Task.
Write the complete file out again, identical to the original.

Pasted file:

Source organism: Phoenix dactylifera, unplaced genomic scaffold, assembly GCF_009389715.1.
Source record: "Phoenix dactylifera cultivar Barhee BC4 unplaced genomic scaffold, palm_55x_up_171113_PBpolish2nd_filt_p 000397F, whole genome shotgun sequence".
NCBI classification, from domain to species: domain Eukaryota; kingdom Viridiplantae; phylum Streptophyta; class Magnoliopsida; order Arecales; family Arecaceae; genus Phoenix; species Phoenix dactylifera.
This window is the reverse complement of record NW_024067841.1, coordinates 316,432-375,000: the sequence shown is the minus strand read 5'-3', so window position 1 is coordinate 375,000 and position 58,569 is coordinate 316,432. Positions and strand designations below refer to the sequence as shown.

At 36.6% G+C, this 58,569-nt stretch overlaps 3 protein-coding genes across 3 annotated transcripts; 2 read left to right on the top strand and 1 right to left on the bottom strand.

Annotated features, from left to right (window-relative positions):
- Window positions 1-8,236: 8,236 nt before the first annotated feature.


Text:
Source organism: Phoenix dactylifera, unplaced genomic scaffold, assembly GCF_009389715.1.
Source record: "Phoenix dactylifera cultivar Barhee BC4 unplaced genomic scaffold, palm_55x_up_171113_PBpolish2nd_filt_p 000397F, whole genome shotgun sequence".
NCBI classification, from domain to species: domain Eukaryota; kingdom Viridiplantae; phylum Streptophyta; class Magnoliopsida; order Arecales; family Arecaceae; genus Phoenix; species Phoenix dactylifera.
This window is the reverse complement of record NW_024067841.1, coordinates 316,432-375,000: the sequence shown is the minus strand read 5'-3', so window position 1 is coordinate 375,000 and position 58,569 is coordinate 316,432. Positions and strand designations below refer to the sequence as shown.

At 36.6% G+C, this 58,569-nt stretch overlaps 3 protein-coding genes across 3 annotated transcripts; 2 read left to right on the top strand and 1 right to left on the bottom strand.

Annotated features, from left to right (window-relative positions):
- Window positions 1-8,236: 8,236 nt before the first annotated feature.